First, Hubble's law refers to observational data - measurement of velocities and distances. The data have two properties - the functional relationship (i.e., linear or otherwise) between velocity and distance and the slope. To which does "Hubble's law" apply? Normally we think of the functional relationship as being the "law", while the slope is the Hubble "constant".

The "expanding universe" is the theoretical explanation for the velocity-distance relation. The age of the universe gives H_0 (the slope), while the geometry of the universe would give the functional relationship (linear at low redshift, but deviating at high.)

Not all models of the universe predict a linear relation between velocity and distance; Segal's Chronometric Cosmology predicted a quadratic relation (v ~ r^2). Not all models that predict a linear relationship are expanding universes: e.g. Zwicky's "tired light" model.

What did Lemaitre's 1927 paper cover? Obviously, it presented the theoretical model (expanding universe) and it provided the Hubble constant. While it predicted a linear relationship between distance and velocity, it did not (and could not) demonstrate that the relationship actual existed based on the limited observational data available at that time.

Hubble's 1929 paper did cover both aspects of the observational data. Note that the Hubble-Humason 1931 paper focused almost exclusively on the functional relationship aspect (demonstrating that the relationship stayed linear to much higher redshifts.)

Thus, Lemaitre actually made no direct contribution to what we call the "Hubble law". If one wanted to rename something, it should be the "Hubble Lemaitre constant." However, we need to first ask the following. If someone publishes a result that has no impact because it wasn't read or was read but ignored by the relevant people, should that person still get credit?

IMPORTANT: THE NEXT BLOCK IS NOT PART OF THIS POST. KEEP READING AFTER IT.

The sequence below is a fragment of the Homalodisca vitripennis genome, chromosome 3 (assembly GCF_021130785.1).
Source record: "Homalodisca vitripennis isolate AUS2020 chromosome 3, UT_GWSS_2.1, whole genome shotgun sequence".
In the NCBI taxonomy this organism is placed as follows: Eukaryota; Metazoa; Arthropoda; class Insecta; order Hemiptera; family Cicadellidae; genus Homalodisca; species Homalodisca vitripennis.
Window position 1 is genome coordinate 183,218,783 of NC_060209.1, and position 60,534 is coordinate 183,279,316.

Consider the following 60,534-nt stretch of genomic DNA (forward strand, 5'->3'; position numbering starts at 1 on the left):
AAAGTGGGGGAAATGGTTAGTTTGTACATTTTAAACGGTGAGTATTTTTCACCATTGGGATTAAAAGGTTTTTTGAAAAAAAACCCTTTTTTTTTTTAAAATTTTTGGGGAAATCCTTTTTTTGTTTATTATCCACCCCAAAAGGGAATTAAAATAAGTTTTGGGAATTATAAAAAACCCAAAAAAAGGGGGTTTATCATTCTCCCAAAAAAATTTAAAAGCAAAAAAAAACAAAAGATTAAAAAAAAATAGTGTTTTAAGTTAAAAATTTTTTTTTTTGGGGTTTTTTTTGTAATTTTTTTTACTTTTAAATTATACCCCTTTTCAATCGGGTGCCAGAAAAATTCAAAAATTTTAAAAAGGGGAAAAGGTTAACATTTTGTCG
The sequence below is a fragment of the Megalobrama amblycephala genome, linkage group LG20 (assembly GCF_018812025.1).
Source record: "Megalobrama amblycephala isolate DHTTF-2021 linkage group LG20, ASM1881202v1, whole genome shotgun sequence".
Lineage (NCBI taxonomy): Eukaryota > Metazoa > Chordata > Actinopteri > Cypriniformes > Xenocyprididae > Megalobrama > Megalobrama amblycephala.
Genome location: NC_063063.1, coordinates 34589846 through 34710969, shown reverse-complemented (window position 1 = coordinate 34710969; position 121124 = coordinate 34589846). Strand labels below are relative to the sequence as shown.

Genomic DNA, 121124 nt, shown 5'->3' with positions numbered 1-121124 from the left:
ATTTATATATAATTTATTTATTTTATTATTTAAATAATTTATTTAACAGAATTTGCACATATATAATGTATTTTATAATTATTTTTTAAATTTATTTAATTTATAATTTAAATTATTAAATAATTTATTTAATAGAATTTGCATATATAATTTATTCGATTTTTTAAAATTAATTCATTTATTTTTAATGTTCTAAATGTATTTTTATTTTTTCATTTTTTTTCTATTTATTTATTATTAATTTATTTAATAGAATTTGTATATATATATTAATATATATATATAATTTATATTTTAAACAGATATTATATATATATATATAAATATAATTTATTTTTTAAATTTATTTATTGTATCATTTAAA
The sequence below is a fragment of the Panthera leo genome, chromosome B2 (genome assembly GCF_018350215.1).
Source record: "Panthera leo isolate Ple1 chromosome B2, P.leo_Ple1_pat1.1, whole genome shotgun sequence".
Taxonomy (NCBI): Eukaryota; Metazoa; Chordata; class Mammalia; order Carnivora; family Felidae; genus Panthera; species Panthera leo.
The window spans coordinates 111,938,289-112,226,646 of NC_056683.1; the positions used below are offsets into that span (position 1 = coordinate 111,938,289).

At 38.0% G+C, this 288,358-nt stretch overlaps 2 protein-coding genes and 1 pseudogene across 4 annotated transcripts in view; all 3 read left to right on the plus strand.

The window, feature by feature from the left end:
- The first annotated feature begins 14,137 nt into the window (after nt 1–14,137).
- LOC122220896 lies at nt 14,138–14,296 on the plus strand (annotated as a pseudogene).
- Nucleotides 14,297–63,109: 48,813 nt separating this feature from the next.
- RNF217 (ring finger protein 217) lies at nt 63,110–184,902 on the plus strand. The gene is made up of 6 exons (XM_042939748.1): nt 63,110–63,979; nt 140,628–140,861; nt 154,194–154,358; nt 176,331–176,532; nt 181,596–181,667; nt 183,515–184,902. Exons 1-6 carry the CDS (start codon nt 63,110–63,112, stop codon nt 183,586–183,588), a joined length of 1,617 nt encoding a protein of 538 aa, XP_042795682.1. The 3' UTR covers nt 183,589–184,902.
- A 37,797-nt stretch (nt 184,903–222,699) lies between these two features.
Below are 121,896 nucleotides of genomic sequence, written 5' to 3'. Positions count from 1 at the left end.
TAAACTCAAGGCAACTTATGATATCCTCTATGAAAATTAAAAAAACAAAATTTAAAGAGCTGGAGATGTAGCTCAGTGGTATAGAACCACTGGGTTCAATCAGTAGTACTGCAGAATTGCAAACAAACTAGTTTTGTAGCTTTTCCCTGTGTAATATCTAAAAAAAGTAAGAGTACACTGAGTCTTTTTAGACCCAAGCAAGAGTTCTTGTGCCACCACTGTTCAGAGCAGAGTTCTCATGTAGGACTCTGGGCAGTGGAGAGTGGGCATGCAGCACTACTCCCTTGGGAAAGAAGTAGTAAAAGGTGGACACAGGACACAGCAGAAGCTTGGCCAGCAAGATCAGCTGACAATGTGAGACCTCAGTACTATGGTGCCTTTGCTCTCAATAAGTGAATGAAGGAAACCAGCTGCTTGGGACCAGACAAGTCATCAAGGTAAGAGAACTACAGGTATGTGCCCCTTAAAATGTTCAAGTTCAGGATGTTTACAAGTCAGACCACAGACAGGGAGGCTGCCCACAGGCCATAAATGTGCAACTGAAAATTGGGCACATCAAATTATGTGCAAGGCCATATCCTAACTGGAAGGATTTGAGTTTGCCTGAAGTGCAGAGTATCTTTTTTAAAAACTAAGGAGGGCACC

Concerning Lemaitre's 1927 paper, it is useful to remember the following:

- He was not the first to derive the dynamical equations for an expanding universe (Eq. 11 in his paper). Friedmann did it in 1922 (Zeitschr. Phy. 10, 377; Eq. 7 in his paper.) Lemaitre's model is called a monotonic world of the second kind by Friedmann.
- He was not the first to propose a linear relation between redshift and distance. Weyl did it in 1923 (Raum Zeit, Materie; Phys. Zeitschr, 24, 230).
- He was not the first to measure the slope of the velocity-distance relation for galaxies. Lundmark did it in 1925 (MNRAS, 85, 865; see also Line 20.)
- He was not the first person to use the term "expanding universe" (multiple prior references in the literature.) In 1922, Carl Wirtz described the "expansion of the system of spiral nebulae" (Astr. Nach. 216, 451) (at least according to Virginia Trimble https://arxiv.org/abs/1307.2289).
- Robertson (1928, Phil. Mag., 7, 835) being unaware of Lemaitre's work, independently rederived many of his results, including predicting a linear velocity-distance relation and determining the slope. (expressed as a radius); what he failed do was to use the word "expansion" to describe this model (just calling it relativistic cosmology).

Suppose tired light had turned out to be the correct theory. We would still have the Hubble law, but Lemaitre would be forgotten.

Suppose Lemaitre had included the paragraph describing the derivation of his (by now) old value of the slope in his 1931 English translation, what would have been the reaction? It would likely also have been ignored. Only historians and scientists coming much later would have been interested. Would that have caused the nomenclature of the "Hubble law" or "Hubble constant" to be different? Probably not. Let us remember that Lundmark is universally recognized as having created the first rendition of what we call a "Hubble diagram". Is there any call to change its name to a "Lundmark diagram"?